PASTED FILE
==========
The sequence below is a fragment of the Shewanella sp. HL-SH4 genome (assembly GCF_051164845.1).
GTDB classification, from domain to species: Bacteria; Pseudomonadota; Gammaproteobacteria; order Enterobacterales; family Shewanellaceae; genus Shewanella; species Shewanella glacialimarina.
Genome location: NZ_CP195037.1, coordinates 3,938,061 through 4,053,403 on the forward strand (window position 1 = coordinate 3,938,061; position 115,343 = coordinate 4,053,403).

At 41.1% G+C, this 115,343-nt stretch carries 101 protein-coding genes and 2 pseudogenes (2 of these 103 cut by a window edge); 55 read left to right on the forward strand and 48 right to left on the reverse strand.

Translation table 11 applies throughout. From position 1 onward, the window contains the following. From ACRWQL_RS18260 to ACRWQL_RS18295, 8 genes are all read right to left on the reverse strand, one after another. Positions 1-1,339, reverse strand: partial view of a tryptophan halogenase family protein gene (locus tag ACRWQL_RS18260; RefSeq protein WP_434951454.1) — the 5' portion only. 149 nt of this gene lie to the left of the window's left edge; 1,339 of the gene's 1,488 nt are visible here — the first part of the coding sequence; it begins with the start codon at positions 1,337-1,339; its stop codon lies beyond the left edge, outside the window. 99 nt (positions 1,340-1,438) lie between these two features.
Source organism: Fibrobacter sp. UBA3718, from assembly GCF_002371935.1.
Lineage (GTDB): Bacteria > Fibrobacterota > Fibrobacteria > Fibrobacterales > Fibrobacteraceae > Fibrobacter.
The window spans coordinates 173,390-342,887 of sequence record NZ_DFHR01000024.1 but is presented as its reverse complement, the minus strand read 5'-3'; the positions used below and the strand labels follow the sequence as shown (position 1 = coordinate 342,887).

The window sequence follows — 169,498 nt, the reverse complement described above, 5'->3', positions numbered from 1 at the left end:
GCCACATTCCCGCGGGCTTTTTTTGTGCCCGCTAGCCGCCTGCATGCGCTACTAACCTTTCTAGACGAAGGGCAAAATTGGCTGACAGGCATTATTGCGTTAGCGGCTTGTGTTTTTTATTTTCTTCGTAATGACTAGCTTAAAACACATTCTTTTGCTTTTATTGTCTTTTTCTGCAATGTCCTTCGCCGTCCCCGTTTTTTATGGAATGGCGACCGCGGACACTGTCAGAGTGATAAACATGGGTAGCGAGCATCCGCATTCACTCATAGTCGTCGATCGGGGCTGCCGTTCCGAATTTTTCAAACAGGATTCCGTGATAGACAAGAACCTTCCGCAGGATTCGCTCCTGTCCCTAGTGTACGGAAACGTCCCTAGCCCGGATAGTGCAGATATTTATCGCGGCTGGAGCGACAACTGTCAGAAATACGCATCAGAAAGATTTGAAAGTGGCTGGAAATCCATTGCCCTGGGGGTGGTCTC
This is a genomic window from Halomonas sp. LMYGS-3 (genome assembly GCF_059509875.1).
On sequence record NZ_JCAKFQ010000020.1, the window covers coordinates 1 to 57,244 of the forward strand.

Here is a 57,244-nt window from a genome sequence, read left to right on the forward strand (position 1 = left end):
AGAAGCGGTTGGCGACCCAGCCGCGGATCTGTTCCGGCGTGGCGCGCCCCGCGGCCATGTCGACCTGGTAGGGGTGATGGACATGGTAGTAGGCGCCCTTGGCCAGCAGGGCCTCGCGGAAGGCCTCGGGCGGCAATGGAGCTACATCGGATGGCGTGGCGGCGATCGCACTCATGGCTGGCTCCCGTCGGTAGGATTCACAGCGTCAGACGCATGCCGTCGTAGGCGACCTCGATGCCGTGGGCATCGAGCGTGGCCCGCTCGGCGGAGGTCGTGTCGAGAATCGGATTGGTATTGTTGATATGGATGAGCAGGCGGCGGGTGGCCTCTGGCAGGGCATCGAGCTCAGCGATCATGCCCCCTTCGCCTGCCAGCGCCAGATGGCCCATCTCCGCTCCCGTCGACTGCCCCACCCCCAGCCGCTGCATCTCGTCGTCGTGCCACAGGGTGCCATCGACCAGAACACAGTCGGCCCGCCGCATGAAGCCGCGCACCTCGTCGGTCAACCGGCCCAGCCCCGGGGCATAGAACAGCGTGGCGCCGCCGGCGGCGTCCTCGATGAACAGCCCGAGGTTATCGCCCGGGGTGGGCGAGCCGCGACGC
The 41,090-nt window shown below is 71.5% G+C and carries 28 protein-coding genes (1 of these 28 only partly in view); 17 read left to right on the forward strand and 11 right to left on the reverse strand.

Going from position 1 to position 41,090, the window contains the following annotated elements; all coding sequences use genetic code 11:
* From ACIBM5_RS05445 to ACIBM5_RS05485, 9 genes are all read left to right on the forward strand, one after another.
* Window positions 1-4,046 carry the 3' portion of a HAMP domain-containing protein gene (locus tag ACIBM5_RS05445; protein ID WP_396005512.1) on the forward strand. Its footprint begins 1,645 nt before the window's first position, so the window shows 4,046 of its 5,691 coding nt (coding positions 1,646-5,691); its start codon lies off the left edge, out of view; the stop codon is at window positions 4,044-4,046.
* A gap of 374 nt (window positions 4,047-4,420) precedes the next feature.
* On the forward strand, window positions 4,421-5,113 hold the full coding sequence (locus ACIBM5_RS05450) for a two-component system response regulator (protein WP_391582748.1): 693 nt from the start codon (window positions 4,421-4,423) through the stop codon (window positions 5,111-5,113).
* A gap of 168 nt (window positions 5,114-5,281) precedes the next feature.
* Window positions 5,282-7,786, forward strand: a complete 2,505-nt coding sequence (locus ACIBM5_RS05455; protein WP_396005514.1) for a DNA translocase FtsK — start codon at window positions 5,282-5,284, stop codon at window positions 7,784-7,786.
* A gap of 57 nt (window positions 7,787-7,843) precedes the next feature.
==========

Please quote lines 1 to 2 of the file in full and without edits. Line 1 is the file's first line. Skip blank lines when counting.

The sequence below is a fragment of the Shewanella sp. HL-SH4 genome (assembly GCF_051164845.1).
GTDB classification, from domain to species: Bacteria; Pseudomonadota; Gammaproteobacteria; order Enterobacterales; family Shewanellaceae; genus Shewanella; species Shewanella glacialimarina.